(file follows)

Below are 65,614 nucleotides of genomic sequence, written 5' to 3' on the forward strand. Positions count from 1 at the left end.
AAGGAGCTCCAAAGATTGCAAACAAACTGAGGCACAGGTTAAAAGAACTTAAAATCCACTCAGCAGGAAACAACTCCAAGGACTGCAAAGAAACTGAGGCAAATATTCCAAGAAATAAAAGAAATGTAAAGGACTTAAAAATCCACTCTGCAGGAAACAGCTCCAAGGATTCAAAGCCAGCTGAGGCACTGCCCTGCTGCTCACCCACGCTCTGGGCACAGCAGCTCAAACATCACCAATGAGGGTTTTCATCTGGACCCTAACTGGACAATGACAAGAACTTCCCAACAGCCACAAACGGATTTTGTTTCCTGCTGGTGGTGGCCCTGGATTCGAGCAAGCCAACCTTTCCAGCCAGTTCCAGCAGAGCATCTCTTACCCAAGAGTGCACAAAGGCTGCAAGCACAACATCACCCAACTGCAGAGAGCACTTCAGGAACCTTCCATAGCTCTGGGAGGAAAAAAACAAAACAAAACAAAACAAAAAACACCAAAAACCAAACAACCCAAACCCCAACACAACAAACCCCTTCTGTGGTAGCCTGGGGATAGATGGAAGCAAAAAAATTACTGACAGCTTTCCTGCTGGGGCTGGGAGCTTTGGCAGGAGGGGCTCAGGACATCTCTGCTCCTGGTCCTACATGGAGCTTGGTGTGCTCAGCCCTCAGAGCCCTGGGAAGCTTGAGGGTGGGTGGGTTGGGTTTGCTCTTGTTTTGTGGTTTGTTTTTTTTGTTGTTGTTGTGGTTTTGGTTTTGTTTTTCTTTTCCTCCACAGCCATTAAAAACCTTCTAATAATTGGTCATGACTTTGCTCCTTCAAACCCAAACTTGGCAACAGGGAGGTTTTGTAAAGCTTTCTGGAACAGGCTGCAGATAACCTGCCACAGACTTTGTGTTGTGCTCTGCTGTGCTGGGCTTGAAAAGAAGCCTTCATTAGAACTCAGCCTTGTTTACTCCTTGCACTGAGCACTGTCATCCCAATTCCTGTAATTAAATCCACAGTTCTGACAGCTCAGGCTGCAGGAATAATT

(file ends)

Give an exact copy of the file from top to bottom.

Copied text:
Below are 65,614 nucleotides of genomic sequence, written 5' to 3' on the forward strand. Positions count from 1 at the left end.
AAGGAGCTCCAAAGATTGCAAACAAACTGAGGCACAGGTTAAAAGAACTTAAAATCCACTCAGCAGGAAACAACTCCAAGGACTGCAAAGAAACTGAGGCAAATATTCCAAGAAATAAAAGAAATGTAAAGGACTTAAAAATCCACTCTGCAGGAAACAGCTCCAAGGATTCAAAGCCAGCTGAGGCACTGCCCTGCTGCTCACCCACGCTCTGGGCACAGCAGCTCAAACATCACCAATGAGGGTTTTCATCTGGACCCTAACTGGACAATGACAAGAACTTCCCAACAGCCACAAACGGATTTTGTTTCCTGCTGGTGGTGGCCCTGGATTCGAGCAAGCCAACCTTTCCAGCCAGTTCCAGCAGAGCATCTCTTACCCAAGAGTGCACAAAGGCTGCAAGCACAACATCACCCAACTGCAGAGAGCACTTCAGGAACCTTCCATAGCTCTGGGAGGAAAAAAACAAAACAAAACAAAACAAAAAACACCAAAAACCAAACAACCCAAACCCCAACACAACAAACCCCTTCTGTGGTAGCCTGGGGATAGATGGAAGCAAAAAAATTACTGACAGCTTTCCTGCTGGGGCTGGGAGCTTTGGCAGGAGGGGCTCAGGACATCTCTGCTCCTGGTCCTACATGGAGCTTGGTGTGCTCAGCCCTCAGAGCCCTGGGAAGCTTGAGGGTGGGTGGGTTGGGTTTGCTCTTGTTTTGTGGTTTGTTTTTTTTGTTGTTGTTGTGGTTTTGGTTTTGTTTTTCTTTTCCTCCACAGCCATTAAAAACCTTCTAATAATTGGTCATGACTTTGCTCCTTCAAACCCAAACTTGGCAACAGGGAGGTTTTGTAAAGCTTTCTGGAACAGGCTGCAGATAACCTGCCACAGACTTTGTGTTGTGCTCTGCTGTGCTGGGCTTGAAAAGAAGCCTTCATTAGAACTCAGCCTTGTTTACTCCTTGCACTGAGCACTGTCATCCCAATTCCTGTAATTAAATCCACAGTTCTGACAGCTCAGGCTGCAGGAATAATT